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Lifetime of Pain Is Legacy to Children of the Holocaust

Mental health: 'Second-generation' victims live without understanding psychological scars. But more are seeking help.


VIENNA — Robert Fleischner blocks out memories of his childhood. Stefan Strosievici recoils at the sight of fuzzy-headed chemotherapy patients and the tattooed arms of straphangers on the streetcar.

They and tens of thousands of other Jews born after the Holocaust escaped the wartime suffering of their fathers, mothers and other relatives--yet inherited a lifetime of their pain.

With the Holocaust generation now in their 70s and 80s, each year sees fewer firsthand victims alive. But the legacy of their horrors has left many of their sons and daughters emotionally disfigured.

Most of these "second-generation" victims have gone through life without understanding their psychological scars, experts say. But more are beginning to recognize they need help--and are seeking it.

"Instead of having less work treating Holocaust-related problems over the past few years, we're actually seeing our workload rise," said Dr. David Vyssoki of ESRA, a Vienna outpatient clinic that treats victims of the Nazi era.

ESRA had a dozen second-generation cases in 1996, the first year such records were kept. It treated 51 in the first nine months of 2001.

Vyssoki attributes the increase to the "time of latency"--as the years add up, untreated emotional traumas become more intense.

The typical patient knows little of his parents' ordeal.

The sufferings of the Nazis' extermination camps, the deaths of close relatives, were too horrific to discuss, creating "an oppressive climate of silence, where the children grow up carrying an unspoken burden," Vyssoki said.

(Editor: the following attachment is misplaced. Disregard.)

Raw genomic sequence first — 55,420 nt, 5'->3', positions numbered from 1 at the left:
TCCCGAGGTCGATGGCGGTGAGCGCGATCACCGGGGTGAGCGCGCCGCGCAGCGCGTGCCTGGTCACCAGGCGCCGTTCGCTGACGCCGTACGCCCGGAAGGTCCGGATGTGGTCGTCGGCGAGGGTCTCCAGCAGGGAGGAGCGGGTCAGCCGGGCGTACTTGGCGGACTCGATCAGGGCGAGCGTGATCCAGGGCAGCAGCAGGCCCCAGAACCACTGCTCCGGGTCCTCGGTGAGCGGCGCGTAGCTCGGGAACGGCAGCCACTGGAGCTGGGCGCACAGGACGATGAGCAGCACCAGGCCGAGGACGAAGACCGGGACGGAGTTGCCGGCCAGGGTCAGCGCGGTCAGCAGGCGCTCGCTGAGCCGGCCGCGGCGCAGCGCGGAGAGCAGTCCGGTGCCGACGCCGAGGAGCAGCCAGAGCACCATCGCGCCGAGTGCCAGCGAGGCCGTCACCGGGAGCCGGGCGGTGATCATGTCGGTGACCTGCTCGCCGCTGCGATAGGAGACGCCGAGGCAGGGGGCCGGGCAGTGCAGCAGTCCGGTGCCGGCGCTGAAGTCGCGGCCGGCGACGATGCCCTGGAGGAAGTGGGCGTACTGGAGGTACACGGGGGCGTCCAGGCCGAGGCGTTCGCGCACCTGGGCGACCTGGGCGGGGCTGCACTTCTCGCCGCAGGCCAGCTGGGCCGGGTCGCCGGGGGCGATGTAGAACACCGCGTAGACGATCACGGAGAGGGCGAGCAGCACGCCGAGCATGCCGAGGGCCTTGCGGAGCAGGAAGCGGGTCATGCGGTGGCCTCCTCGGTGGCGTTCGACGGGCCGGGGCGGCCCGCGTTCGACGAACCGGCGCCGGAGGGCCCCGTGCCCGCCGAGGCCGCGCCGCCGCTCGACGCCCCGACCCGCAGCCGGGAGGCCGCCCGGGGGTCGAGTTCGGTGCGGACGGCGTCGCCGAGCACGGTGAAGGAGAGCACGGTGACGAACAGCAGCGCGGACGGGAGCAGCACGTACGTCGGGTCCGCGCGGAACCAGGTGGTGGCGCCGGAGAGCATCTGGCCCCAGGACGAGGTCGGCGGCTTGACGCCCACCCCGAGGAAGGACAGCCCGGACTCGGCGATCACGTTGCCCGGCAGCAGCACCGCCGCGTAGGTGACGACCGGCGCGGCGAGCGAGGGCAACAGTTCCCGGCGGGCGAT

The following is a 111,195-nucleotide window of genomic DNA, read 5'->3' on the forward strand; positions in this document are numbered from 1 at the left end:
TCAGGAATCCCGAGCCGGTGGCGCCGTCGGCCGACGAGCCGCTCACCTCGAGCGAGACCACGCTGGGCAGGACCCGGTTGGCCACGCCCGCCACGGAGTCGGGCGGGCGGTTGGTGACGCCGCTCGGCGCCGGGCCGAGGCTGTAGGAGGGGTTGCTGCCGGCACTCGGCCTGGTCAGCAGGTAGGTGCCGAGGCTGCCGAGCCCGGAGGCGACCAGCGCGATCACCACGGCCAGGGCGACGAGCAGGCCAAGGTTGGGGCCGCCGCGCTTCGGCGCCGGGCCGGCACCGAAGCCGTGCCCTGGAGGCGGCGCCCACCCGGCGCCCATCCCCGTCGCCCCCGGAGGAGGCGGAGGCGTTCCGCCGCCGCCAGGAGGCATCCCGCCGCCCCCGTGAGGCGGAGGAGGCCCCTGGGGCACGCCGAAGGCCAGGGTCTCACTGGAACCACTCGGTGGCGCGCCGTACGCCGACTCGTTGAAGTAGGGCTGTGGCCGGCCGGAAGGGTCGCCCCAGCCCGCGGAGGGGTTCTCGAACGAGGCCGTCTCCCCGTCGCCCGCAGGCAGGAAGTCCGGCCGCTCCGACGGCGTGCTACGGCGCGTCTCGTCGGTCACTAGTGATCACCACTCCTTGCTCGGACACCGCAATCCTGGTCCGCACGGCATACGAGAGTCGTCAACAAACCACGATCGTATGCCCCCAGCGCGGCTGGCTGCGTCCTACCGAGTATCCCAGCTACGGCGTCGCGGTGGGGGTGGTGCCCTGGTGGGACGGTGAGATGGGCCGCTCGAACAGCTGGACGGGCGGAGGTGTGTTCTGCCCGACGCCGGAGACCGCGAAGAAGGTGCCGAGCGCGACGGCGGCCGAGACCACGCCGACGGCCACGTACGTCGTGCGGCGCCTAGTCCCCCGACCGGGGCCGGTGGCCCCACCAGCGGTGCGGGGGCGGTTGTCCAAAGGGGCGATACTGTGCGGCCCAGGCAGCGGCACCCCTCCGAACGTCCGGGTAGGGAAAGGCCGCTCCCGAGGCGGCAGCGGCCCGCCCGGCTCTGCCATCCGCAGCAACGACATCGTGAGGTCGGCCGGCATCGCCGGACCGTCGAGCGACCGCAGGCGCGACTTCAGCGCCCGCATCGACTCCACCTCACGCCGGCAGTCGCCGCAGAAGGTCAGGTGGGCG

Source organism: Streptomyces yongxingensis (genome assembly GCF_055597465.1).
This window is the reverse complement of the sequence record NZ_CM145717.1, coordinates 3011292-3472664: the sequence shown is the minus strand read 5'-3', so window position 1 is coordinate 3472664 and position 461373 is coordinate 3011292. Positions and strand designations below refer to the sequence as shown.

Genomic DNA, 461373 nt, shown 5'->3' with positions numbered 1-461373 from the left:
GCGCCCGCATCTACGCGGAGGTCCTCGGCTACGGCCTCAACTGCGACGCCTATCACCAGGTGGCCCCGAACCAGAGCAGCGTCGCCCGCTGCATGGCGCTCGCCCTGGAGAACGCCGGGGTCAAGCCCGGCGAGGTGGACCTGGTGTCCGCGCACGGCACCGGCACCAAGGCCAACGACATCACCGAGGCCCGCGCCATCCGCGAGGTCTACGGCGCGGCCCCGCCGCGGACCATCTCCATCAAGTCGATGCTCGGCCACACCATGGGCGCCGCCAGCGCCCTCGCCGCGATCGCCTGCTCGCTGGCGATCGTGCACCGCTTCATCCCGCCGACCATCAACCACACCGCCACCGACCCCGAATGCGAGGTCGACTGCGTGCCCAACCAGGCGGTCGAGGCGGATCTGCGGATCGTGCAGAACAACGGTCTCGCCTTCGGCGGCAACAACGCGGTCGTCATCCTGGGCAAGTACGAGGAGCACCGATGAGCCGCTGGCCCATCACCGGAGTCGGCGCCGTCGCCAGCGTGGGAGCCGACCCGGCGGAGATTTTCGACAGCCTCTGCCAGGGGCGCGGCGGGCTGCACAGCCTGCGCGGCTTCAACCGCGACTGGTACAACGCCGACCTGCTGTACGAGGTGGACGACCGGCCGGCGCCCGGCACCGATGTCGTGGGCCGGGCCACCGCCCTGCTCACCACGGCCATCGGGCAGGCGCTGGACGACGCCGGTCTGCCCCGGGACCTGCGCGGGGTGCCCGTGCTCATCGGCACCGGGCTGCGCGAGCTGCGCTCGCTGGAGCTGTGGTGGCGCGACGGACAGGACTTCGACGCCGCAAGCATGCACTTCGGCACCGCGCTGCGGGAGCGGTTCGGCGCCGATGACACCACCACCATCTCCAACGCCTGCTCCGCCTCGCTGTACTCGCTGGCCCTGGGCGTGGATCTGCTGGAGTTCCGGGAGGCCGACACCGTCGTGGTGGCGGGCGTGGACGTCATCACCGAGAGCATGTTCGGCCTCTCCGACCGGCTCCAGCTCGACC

Talking it out would have offered catharsis. Instead, guilt has built in the minds of children knowing they escaped the hell their parents endured.

Vyssoki cites an Israeli study documenting how women with breast cancer who were daughters of Nazi victims differed from other cancer sufferers.

"They were paralyzed; their coping mechanism self-destructed much more frequently than cancer patients who did not grow up with the unspoken terror of death," he said.

Even children of Jews who escaped the Nazi camps carry some of the Holocaust burden.

Strosievici's parents fled Vienna and the Nazis for the Soviet Union. But when pressed, he acknowledges feeling queasy when he sees chemotherapy patients who have lost their hair because of treatment. "It reminds me of concentration camp inmates."

Tattoos, says Strosievici, 44, bring back memories of relatives who survived the camps but bore identification numbers on their forearms.

Fleischner exhibits deeper hurts. His father and mother together lost more than a dozen close relatives--fathers, mothers, uncles and cousins, either sent to the gas chambers or worked to death in Nazi camps.

His mother "repressed the Holocaust completely," Fleischner said. His father blocked out his time in the camps by speaking only of episodes "where he came out looking good"--outsmarting guards in the daily survival struggle for that extra bit of food or the easier work detail.

"I have no memories of my youth," Fleischner, 55, said of growing up in Vienna, where adoring millions cheered Adolf Hitler when he visited to mark the absorption of Austria into Nazi Germany on March 15, 1938. "The only thing I remember was the fear of my mother because our district was very anti-Semitic, so she always took care to make sure that I never played with the other children.

"I built up a wall around myself, without knowing why," he added.

Painfully shy, "an observer, never a participant," Fleischner turned to ESRA--"help" in Hebrew--in the mid-1990s on advice from his younger brother, who worked there as a psychiatric nurse.

The institute, financed by the Vienna city government and the Jewish community, is one of only two of its kind in Europe, along with a similar institute in the Netherlands. It set up 3 1/2 years of individual and group therapy for Fleischner.

"People often collapsed crying," he said of some of those sessions. "Some things I just wouldn't do, like shaking hands with a psychologist pretending to be a Nazi guard."

He came away not healed but healing--still unable to remember his first 12 years but ready to embrace Judaism after rejecting God for allowing the Holocaust, and willing to reach out rather than waiting for others to make the first move.

He now can watch televised violence or Holocaust documentaries. Divorced after a "marriage of silence," he has remarried. And for the first time, he has friends.

"I realized that all this time, I felt guilty for something I had nothing to do with," he said softly. "I have been freed of a burden that I carried for as long as I can remember, without it belonging to me."

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